I am contemplating writing an article for the “new” New England Historical and Genealogical Register. The Register was been published for 170 years and is one of the top journals of genealogy scholarship in the country. I have many New England stories I want to tell and the journal would be a perfect place to see them published. I have a couple ancestors that I used in my ProGen research and assignments so I can not really use them for my BCG portfolio (as they have already been reviewed).

And of course, I am counting down the days until Jamboree. I have started looking at the schedules to see which lectures I am interested in attending. Some lectures will be live-streamed so I could watch them later when I get home. For a list of speakers and the schedule, check out the Jamboree website:


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©2015 copyright by Deborah Sweeney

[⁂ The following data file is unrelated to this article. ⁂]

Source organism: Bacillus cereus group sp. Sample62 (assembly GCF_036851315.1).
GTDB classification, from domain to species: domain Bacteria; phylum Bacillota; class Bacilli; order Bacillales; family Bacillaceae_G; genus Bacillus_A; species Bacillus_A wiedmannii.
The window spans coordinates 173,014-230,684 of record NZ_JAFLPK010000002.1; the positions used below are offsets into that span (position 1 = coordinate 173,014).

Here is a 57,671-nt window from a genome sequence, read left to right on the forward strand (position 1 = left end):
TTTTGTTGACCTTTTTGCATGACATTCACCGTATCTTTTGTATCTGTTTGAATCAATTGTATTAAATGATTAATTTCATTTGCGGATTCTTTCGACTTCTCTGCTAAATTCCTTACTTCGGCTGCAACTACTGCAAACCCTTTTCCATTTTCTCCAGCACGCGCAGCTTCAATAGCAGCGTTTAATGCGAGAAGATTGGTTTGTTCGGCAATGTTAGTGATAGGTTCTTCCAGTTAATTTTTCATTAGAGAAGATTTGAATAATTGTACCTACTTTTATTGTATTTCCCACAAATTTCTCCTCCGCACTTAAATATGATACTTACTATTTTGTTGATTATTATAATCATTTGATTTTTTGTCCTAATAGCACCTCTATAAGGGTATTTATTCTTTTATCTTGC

Post originally found: https://genealogylady.net/2015/05/14/monthly-update-may-14-2015/

Monthly Update – April 18, 2015

Well, the weekly update did not exactly pan out. I kept meaning to do a weekly post but it is now a month later, and I am finally making the time to write an update. So it might be better off called “The Monthly Update” since it has been about a month since my last one.

Dear Mother, Love Daddy

Dear Mother, Love Daddy coverThere is a book giveaway for the month of April at Goodreads. If you did not sign up for last month’s giveaway, there is still time. The contest runs until the end of the month.